UN rights chief warns at least 200000 civilians surrounded calls Syria gigantic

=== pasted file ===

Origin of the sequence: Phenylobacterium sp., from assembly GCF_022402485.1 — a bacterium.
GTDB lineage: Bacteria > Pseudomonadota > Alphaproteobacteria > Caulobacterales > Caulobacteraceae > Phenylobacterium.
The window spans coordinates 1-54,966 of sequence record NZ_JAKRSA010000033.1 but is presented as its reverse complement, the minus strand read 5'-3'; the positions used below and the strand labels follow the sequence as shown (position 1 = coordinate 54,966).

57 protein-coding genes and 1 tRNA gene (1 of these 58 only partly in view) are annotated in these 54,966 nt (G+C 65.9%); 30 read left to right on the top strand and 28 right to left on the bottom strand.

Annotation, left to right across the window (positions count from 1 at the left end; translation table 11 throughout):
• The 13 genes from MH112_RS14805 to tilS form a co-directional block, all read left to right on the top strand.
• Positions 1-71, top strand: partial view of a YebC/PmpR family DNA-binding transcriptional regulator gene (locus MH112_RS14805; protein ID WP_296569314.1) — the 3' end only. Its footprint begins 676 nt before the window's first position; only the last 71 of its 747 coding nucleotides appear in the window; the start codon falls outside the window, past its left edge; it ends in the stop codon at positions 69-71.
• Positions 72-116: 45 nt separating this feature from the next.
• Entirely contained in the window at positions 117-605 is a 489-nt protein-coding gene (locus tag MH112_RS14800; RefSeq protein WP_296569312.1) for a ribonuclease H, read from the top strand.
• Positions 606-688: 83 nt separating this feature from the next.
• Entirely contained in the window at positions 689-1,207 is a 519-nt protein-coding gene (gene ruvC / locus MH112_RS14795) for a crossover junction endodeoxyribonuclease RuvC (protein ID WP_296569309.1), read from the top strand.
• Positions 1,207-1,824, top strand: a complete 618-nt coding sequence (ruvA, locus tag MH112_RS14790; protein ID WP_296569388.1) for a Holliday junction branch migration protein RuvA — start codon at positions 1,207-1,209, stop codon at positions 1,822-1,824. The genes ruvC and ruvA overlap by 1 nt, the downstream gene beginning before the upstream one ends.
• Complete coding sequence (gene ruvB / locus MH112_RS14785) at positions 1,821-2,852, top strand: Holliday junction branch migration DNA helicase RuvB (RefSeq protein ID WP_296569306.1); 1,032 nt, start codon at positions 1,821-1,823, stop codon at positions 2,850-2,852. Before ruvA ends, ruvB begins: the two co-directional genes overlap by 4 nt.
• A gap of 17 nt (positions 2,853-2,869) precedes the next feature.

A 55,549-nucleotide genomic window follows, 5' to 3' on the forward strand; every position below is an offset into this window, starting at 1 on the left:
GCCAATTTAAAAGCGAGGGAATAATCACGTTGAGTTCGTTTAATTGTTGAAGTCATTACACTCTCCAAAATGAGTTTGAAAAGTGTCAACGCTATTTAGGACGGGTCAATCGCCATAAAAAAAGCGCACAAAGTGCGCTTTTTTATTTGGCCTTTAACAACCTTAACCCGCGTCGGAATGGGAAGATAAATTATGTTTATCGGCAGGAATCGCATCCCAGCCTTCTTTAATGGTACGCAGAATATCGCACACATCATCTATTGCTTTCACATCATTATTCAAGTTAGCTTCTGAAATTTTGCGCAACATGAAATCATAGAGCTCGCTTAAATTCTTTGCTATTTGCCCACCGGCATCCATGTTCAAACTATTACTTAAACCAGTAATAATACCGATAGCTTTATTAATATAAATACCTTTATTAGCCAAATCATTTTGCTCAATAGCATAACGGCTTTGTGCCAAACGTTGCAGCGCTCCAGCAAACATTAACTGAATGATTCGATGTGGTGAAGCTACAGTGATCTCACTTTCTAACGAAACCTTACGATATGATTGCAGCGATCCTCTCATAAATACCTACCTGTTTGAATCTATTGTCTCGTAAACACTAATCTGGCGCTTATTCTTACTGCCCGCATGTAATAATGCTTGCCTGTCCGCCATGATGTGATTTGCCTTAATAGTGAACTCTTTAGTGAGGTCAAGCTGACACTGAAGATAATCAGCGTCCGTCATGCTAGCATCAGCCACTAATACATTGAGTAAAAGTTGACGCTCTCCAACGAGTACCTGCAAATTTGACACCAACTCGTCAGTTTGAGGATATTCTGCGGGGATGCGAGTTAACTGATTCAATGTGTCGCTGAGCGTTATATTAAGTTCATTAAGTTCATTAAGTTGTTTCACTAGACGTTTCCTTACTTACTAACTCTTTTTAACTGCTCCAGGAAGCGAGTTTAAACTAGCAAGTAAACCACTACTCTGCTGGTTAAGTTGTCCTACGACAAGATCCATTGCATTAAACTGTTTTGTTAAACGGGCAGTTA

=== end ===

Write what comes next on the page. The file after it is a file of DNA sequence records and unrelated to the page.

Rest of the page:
“The country is already a gigantic, devastated graveyard,” the UN High Commissioner for Human Rights, Zeid Ra’ad Al Hussein, said in a statement issued by his office. “The number of war crimes already committed surpasses the worst nightmares. But it is in the power of both attacking and defending forces – and their foreign backers – to minimize further civilian casualties and avoid further crimes and atrocities. They must do so.”He added that even if the forces “have become so brutalized they do not care about the innocent women, children and men’s whose lives are in their hands, they should bear in mind that one day there will be a reckoning for all these crimes.” While exact figures are extremely hard to establish, the Office of the UN High Commissioner for Human Rights (OHCHR) said that there are at least 150,000 civilians who are now effectively totally trapped in the opposition-held part of Aleppo. “We are deeply worried about what will happen to them as the fighting closes in and intensifies, while their already minimal supplies of food, water and medicine run out,” Mr. Zeid said.Meanwhile, as Government forces and their allies advance on the opposition-held eastern part of the city, armed opposition groups have escalated shelling in Government-held areas of Aleppo.“Advancing forces recently captured several areas in southern and western parts of Darayya, squeezing the remaining 8,000 civilians into an even narrower space of around one square kilometre of devastated urban ruins,” the High Commissioner said of an area in Western Ghouta, close to Damascus. Darayya has been under siege by Government forces and their allies since 2012. In addition, the situation in Manbij, in eastern rural area of Aleppo Governorate, is believed to be deteriorating dramatically due to fighting between ISIL and the Syrian Democratic Forces (SDF), with near-daily air and ground strikes since June. Approximately 70,000 civilians are trapped in the city, according to UN figures. Mr. Zeid added that his Office (OHCHR) had received reports of a number of civilians, including women and children being killed and injured by airstrikes and ground strikes, as well as by landmines laid by ISIL. “Civilians have also reportedly been killed if they leave their homes or attempt to flee,” Mr. Zeid said. “Families are unable to access local cemeteries to bury their relatives who have died or been killed, and are burying them in their gardens or keeping the corpses in bunkers. The town has no electricity or water at present, and no medical facilities are known to be operating. As the SDF closes in on the city, ISIL has not permitted civilians to leave the area.” read more